Tuesday, April 5

Sleep May Help You Lose Weight

Sleep May Help You Lose Weight

Eat less and sleep more? Sleep deprivation may have an impact on weight management, according to a new study.

Weight loss was originally considered a simple calculation: eat less and move more to establish a calorie deficit. Underlying disparities between people—in genetics, health issues, body type, and more—are also thought to play a factor in how tough it is to lose weight. Yet research reveals that some things may help set the stage for success.
Sleep more to eat less? New data reinforces this notion, demonstrating that adults who are well-rested consume many fewer calories than those who are chronically sleep-deprived.

This short-term research of 80 overweight patients hammers home just how fundamental slumber is to our predisposition to put on additional pounds, says Dr Beth Frates, director of lifestyle medicine and wellness in the department of surgery at Massachusetts General Hospital.

"Investing in strategies to improve sleep hygiene may help people get the required seven to nine hours of sleep every night," Dr Frates explains. "This could result in people who are overweight by BMI consuming fewer calories and even losing weight."

Sleep deprivation is associated with chronic disorders.

The current study, published in the journal JAMA Internal Medicine, confirms previous findings that those who sleep less consume more calories and even seek higher-calorie items than those who sleep for longer periods of time.
Dr. Frates observes that around one-third of Americans do not get the required seven to nine hours of sleep each night, and this deficiency is associated with a variety of chronic conditions, including high blood pressure, heart disease, diabetes, and obesity. According to her, sleep is one of the six pillars of lifestyle medicine, along with exercise, a nutritious diet, stress reduction, social interaction, and avoiding toxic drugs.
"The majority of individuals place a premium on exercise and diet when it comes to weight management and heart health, but very few place a premium on sleep," she says.
Sleep cycles, calorie intake, and weight tracking
Adults aged 21 to 40 with a BMI of between 25.0 and 29.9 were included in the study. This BMI range is considered overweight. Each of them slept fewer than 6.5 hours per night on a regular basis. For the first two weeks, everyone slept normally.
The second two weeks were spent randomly assigning participants to two equal groups. To achieve 8.5 hours of sleep, one group received individualized therapy, highlighting strategies to modify sleep-disrupting elements such as bed partners, children, and pets.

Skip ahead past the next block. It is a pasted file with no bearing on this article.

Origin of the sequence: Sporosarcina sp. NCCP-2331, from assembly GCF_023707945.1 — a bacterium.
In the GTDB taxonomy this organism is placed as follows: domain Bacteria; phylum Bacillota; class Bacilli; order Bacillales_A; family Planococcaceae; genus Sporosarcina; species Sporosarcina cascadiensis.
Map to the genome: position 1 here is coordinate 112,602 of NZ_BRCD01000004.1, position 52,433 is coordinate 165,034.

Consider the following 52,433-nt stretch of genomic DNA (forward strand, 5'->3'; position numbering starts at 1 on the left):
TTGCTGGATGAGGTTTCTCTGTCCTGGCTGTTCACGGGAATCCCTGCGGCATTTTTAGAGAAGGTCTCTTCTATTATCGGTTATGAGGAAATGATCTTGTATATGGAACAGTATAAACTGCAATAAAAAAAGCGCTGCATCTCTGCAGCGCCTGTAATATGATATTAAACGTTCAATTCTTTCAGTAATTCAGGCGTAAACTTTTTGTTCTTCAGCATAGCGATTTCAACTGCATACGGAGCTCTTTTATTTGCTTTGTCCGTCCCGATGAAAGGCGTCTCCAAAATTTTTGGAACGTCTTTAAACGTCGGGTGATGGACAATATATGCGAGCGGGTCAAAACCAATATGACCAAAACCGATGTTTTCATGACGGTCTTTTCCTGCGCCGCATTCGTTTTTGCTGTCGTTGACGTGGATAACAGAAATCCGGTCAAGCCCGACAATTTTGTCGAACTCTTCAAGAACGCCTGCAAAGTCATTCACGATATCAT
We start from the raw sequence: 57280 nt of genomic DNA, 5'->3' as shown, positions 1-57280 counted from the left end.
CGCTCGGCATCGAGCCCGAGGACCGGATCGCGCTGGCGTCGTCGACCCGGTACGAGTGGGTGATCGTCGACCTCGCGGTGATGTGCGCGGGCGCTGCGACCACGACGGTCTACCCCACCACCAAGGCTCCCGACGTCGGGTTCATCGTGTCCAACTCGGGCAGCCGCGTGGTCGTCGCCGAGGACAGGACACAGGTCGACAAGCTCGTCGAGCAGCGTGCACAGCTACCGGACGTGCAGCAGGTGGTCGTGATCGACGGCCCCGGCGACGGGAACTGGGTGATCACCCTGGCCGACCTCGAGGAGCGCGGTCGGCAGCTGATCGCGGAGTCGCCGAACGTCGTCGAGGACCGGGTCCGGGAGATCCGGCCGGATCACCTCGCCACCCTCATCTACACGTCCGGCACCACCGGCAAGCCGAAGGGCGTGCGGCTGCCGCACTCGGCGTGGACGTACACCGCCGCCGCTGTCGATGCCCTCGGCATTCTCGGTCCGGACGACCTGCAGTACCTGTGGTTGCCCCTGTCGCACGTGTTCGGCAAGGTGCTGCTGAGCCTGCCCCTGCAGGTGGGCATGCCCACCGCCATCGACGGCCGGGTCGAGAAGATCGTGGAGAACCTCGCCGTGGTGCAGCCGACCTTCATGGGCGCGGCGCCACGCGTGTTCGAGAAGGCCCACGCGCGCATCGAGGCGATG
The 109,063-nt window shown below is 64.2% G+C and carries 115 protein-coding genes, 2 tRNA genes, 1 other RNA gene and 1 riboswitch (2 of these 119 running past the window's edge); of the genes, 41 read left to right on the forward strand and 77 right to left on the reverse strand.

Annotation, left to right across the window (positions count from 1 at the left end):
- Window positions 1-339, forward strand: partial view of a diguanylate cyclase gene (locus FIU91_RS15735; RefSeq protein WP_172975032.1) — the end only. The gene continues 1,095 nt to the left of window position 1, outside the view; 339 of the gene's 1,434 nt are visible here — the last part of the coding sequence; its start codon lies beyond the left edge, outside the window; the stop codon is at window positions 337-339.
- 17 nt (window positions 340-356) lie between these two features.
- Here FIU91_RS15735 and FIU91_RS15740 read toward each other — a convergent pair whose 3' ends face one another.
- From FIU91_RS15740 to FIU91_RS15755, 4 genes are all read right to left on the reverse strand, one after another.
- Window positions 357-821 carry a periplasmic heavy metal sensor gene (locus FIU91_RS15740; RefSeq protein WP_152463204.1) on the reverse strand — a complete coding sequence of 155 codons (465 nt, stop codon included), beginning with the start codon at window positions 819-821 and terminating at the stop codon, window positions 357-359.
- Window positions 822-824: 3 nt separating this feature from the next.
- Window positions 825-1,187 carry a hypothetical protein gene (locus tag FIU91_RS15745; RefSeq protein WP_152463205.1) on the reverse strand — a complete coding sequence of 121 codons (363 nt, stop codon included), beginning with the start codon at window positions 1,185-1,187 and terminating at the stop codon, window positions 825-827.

"The suggestion was no blanket," Dr Frates emphasizes. "It was tailored to the individual, and there was a follow-up meeting with additional therapy." The second group of volunteers continued to sleep in their usual manner.
All were instructed to maintain their everyday routines without altering their food or exercise habits. Each participant wore a wristband that monitored their sleep cycles and weighed themselves each morning. Sophisticated laboratory testing determined the difference between the calories consumed and expended by each participant each day.

Appetite-regulating hormone balance

The researchers discovered that participants who received sleep hygiene counselling slept an average of over an hour longer each night than those who maintained their previous sleeping habits. Additionally, participants in the extended sleep group consumed an average of 270 fewer calories per day and lost nearly a pound on average, compared to participants in the control group, who gained just under a pound on average.
The findings are significant because they demonstrate the efficacy of education and counselling in changing behaviour—in this case, sleep, as Dr Frates explains. She adds that significantly increased sleep duration can help patients feel more alive than just surviving, she says.
However, why might additional sleep be beneficial? Sleep duration has long been associated with the body's generation of hormones that regulate appetite. Inadequate sleep is connected with increased levels of the hormone ghrelin, which stimulates appetite, and decreased levels of the hormone leptin, which causes a sense of satiety. This encourages people to gain weight. By contrast, sleeping more may have an effect on these hormones, rebalancing them.
"With additional sleep, individuals may also feel more awake, energized, and happy," Dr. Frates says. "This could result in increased activity, even if it is not physical activity. It is possible that this will result in less sitting and more interaction.
It's worth mentioning that the study did not disclose whether the longer sleep pattern was maintained following the two-week intervention period, nor did it disclose the sorts of meals consumed by individuals and when.
Additionally, the study had major shortcomings. Did participants in the sleep extension intervention make healthier lifestyle choices? Dr. Frates inquires. While calories are critical, the source of those calories is just as critical. Measuring hunger, desires, and stress levels would also be beneficial.

Takeaways for improving your sleep

A few important strategies from the study may help you sleep better and maybe consume fewer calories:
Maintain a sleep log.
Evaluate bedtime rituals in order to fine-tune variables affecting sleep length.
Electronic device use should be limited to at least one hour before bed.

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